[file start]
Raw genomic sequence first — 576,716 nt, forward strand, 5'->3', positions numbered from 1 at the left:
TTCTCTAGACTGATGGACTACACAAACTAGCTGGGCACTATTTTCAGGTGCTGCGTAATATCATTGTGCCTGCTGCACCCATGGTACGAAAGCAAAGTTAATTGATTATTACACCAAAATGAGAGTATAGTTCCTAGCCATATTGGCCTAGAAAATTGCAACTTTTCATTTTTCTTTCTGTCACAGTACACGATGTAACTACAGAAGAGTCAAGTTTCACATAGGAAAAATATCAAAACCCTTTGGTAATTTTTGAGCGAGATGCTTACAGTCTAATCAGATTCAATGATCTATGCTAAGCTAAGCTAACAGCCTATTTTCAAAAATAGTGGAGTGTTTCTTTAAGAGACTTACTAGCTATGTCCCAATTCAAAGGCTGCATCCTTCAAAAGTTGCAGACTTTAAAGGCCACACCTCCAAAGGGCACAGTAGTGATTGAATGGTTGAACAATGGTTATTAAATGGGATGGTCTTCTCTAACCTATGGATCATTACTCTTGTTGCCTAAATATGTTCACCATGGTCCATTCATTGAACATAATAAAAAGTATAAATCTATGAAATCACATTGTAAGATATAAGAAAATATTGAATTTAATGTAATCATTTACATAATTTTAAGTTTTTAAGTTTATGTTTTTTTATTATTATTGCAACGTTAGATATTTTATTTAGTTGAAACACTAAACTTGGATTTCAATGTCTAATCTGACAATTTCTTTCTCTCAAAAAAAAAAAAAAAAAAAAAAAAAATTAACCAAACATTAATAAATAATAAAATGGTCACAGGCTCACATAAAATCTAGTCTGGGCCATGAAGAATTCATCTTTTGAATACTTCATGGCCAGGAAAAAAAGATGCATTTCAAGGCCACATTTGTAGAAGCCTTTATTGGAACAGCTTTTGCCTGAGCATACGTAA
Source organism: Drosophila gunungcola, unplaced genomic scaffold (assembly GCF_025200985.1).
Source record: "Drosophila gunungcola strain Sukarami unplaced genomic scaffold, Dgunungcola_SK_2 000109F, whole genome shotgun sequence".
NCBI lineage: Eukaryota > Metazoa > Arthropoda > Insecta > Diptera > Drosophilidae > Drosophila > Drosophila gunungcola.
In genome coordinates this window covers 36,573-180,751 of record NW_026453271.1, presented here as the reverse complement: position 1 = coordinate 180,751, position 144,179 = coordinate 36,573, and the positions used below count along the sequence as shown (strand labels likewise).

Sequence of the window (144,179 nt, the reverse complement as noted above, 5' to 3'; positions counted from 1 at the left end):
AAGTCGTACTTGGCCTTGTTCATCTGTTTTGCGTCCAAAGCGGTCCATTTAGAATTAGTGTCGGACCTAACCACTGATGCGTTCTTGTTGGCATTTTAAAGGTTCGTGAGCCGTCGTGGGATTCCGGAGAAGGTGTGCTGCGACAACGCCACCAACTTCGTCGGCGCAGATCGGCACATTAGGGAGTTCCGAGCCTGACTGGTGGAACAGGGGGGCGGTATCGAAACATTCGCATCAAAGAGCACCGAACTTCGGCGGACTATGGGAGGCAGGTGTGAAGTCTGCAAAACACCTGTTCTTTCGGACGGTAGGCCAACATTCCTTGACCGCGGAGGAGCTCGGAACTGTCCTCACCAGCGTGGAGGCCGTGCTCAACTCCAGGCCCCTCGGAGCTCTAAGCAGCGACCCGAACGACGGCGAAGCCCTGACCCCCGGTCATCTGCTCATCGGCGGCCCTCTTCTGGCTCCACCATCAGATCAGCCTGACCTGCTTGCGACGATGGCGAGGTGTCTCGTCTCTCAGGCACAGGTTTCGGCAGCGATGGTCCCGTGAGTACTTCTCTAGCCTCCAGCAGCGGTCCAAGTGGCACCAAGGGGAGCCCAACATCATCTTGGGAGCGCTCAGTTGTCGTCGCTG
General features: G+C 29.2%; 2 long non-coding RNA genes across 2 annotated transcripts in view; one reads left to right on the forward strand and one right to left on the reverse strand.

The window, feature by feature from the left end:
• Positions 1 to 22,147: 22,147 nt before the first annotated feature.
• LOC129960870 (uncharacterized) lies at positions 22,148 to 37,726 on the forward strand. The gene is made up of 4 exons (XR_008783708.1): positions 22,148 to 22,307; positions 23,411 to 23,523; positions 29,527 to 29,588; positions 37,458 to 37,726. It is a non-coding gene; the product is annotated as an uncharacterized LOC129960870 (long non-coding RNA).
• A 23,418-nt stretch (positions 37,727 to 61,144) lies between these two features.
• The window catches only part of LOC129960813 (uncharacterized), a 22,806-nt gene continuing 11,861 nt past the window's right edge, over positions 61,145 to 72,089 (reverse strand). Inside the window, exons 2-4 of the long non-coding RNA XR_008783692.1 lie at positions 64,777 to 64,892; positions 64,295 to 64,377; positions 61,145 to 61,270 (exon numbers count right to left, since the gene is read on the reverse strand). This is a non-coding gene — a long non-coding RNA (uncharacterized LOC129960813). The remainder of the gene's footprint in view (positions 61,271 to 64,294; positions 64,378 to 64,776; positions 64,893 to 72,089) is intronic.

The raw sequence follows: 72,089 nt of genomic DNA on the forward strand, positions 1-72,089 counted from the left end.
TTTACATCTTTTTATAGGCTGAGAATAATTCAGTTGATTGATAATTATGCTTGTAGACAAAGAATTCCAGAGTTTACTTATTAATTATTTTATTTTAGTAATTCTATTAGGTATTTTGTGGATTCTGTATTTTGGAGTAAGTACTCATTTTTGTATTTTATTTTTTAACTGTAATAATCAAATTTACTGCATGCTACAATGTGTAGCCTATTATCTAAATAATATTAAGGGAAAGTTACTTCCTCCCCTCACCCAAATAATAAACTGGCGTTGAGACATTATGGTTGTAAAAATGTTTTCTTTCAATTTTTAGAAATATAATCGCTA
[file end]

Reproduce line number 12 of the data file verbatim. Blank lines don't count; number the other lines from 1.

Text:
• LOC129960870 (uncharacterized) lies at positions 22,148 to 37,726 on the forward strand. The gene is made up of 4 exons (XR_008783708.1): positions 22,148 to 22,307; positions 23,411 to 23,523; positions 29,527 to 29,588; positions 37,458 to 37,726. It is a non-coding gene; the product is annotated as an uncharacterized LOC129960870 (long non-coding RNA).